Tortall, and Other Lands
Tamora Pierce built a world I didn't want to live in.
So many fantasy worlds are clean and beautiful. Whether they explain the mechanisms that keep them so pristine (house-elves, Bilbo's charming "bathing song") or not (who cleans the blood off the floors after a Red Wedding?) there's a lot of time spent on stunning vistas and immaculate surroundings.
And then there's Tortall, where the streets are made of dirt, and somebody's going to beat you up before breakfast.
Welcome to a delightfully grungy, magic-infused world of feudalism, knights, mages, scholars and royalty.
Tamora Pierce didn't set out to write a young adult novel, let alone over a dozen of them. She was working in a group home for teenage girls while trying to sell an epic novel about a teenage girl who becomes a knight. When her boss at the group home told her the story was inappropriate and that the girls wouldn't be allowed to read, Pierce edited on the fly. She started telling her charges the story of Alanna of Trebond, a born warrior with a foul mouth and a stubborn streak - and no way to become a knight unless she traded places with and pretended to be her twin brother.
Alanna chopped her hair off, bound her chest, called herself 'Alan' and convinced her guardian, a gruff guard who'd cared for Alanna and her brother their whole lives, to play along. For years, she hid, ducking away from swimming with the boys, and doing extra exercises to put muscle on her small frame. Pierce really digs into the sweat and tears required for knighthood, and caps it off with a terrifying ordeal in which prospective knights spend a night in a magical chamber that causes them to hallucinate - and confront - all their worst fears before allowing them to be knighted.
The girls loved the story.
Eventually, Pierce's agent convinced her to turn the novel into a quartet of shorter books for teenagers, and the rest is history. Pierce has been building the world of Tortall for twenty-seven books now, and shows no sign of stopping. The books span a dozen generations or more, giving us the stories of both Alanna's ancestors and her children.
As readers, we've seen Tortall change - not just through the years chronicled in the books, but we've watched Pierce flesh out its systems of government (both aboveboard and underground - her thieves and rogues are sometimes more fleshed-out than her knights.) We haven't just gotten to see Alanna's story, but those of wildmage Veralidaine Sarrasi, "dog" (Tortall's concept of police and detectives) Beka Cooper, knight Keladry of Mindelan, and Alanna's daughter, Aly, who becomes a successful spy.
She built us a lineage of women in this muddy, scrappy, magical world - women with faults, desires, ambitions, struggles, and triumphs. While I found I could identify with several of her major characters (Alanna's temper, Keladry's stubborn belief that she's not good enough, Daine's passion for animals) one thing was clear - I might want to be friends with the characters, but I would never want to live in Tortall.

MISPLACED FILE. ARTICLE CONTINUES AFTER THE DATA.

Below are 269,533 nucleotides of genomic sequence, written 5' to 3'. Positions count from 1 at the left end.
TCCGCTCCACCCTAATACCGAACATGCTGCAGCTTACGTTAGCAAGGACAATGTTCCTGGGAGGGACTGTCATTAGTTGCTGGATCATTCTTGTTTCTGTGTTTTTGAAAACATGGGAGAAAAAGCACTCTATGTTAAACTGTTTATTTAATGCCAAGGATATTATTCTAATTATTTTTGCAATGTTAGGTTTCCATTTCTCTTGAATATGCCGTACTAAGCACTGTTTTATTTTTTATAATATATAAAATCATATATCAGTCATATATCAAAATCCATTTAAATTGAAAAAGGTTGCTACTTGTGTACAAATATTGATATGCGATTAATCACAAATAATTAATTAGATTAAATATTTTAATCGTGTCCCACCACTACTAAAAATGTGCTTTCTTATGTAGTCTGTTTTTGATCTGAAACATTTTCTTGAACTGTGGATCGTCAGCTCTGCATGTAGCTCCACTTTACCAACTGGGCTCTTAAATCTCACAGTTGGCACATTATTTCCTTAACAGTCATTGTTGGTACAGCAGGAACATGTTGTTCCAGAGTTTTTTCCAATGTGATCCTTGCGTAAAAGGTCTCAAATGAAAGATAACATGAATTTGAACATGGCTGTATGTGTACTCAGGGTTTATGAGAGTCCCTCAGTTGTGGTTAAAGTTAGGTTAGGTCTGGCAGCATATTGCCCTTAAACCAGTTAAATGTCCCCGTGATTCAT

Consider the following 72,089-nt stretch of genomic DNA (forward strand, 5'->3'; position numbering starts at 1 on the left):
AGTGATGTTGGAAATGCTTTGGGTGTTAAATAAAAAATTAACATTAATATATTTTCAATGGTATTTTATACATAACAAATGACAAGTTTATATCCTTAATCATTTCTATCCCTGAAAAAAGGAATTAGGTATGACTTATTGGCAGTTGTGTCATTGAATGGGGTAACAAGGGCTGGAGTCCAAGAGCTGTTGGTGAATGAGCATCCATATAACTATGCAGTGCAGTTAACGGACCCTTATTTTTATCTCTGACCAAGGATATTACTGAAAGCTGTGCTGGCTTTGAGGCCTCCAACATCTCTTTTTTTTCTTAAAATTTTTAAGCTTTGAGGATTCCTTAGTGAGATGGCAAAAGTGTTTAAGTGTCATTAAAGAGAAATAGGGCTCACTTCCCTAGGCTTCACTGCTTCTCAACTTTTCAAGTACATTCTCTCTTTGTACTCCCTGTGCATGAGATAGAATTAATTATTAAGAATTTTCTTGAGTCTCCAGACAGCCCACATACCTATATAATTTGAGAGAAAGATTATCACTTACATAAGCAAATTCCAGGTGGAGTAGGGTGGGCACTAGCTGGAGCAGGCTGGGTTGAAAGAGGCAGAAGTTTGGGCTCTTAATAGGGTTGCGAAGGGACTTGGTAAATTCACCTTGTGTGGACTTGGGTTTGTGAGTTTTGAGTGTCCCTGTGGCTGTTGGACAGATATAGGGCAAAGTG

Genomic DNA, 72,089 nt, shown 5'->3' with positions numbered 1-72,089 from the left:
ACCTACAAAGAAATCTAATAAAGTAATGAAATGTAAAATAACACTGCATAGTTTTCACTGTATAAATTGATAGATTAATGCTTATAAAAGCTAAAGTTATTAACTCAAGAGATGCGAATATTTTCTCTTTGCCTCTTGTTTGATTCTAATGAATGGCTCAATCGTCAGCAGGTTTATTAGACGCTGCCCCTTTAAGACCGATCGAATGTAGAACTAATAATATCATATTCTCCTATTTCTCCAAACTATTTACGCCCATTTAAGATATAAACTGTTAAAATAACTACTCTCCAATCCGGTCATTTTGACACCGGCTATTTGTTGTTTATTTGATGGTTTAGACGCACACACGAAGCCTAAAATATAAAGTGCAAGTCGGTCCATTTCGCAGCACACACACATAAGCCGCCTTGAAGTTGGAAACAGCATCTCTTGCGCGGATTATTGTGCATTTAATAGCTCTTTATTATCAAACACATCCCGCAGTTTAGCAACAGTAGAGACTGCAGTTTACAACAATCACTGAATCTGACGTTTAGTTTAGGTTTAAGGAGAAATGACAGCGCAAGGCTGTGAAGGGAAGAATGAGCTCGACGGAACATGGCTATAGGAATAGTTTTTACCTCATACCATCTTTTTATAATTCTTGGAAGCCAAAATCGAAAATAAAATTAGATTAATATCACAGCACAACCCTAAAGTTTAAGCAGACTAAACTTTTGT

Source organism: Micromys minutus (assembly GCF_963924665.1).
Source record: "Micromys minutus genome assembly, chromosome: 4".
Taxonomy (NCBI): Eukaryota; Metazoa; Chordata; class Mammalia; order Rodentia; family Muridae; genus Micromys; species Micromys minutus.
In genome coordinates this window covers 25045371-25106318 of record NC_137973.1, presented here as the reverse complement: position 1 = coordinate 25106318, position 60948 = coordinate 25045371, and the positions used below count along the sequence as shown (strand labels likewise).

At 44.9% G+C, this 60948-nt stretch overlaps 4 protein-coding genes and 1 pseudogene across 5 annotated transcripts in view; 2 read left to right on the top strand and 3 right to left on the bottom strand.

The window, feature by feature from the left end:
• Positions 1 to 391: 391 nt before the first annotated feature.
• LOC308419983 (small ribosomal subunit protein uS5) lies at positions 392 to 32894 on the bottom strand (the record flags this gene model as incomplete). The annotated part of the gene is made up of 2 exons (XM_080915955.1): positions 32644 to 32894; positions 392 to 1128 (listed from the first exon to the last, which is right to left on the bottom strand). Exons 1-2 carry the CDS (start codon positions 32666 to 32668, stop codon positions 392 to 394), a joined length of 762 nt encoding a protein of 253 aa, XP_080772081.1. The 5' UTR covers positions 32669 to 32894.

Tortall may be a fantasy realm, but the realities of its politics and governance make it feel real. Sexism is real in Tortall. Elitism is real, and has far-reaching consequences. Sometimes diplomacy functions better than war; sometimes diplomacy fails. Pierce shows the tragedies of war better than the glories - in one book, a character remarks, "That battle should have a name," because it marks an impressive victory. The book's protagonist and commander in said battle - Keladry - hasn't even thought beyond the lives lost in the skirmish.
It also makes sense that a book written by a woman, about a woman, would pay attention to things that male authors ignore entirely. In Tortall, charms to prevent pregnancy are common; nearly every woman is offered one or uses one at some point in the story. (Pierce gets around medieval medicine by infusing most of it with magic, making it far more effective, than, say, leeches.) I'll never forget the scene in which Alanna gets her period for the first time - Pierce nails the combination of resignation, disgust, and shock you'd expect from someone trying to live full-time as a boy. (It's also, incidentally, when she gets her pregnancy charm, from a local healer she can trust with her secret.) She repeats the scene in her Protector of the Small quartet, Keladry's books, though Kel has a different experience of menstruation - just as different women do.
The power of this acknowledgment can't be overstated. Emma Louise Backe says it best in her essay, Fantasy and the Female Body
It seemed to me, at the time, as taboo and licentious as a sex scene; for all that I had read by that age, an inclusion of Kel’s “monthlies” seemed the most controversial and revolutionary. I had never before read anything that even mentioned a woman’s reproductive anatomy or her monthly cycle; I had never even had an open conversation about it with my friends. It seemed the sort of thing that should only be discussed shamefully, covertly, once the boys and the girls had been separated during health class. I was still young, and hadn’t yet experienced my own blooming, but it was a watershed moment when I realized that women’s issues can be talked about, in young adult literature and otherwise.
This is more than just, "representation matters." This is gender shaping an entire world in a way no one else has done to the same degree before or since. Pierce began her saga with a woman trying to make her way in a man's world - and for the rest of us, built the first true fantasy women's world along the way.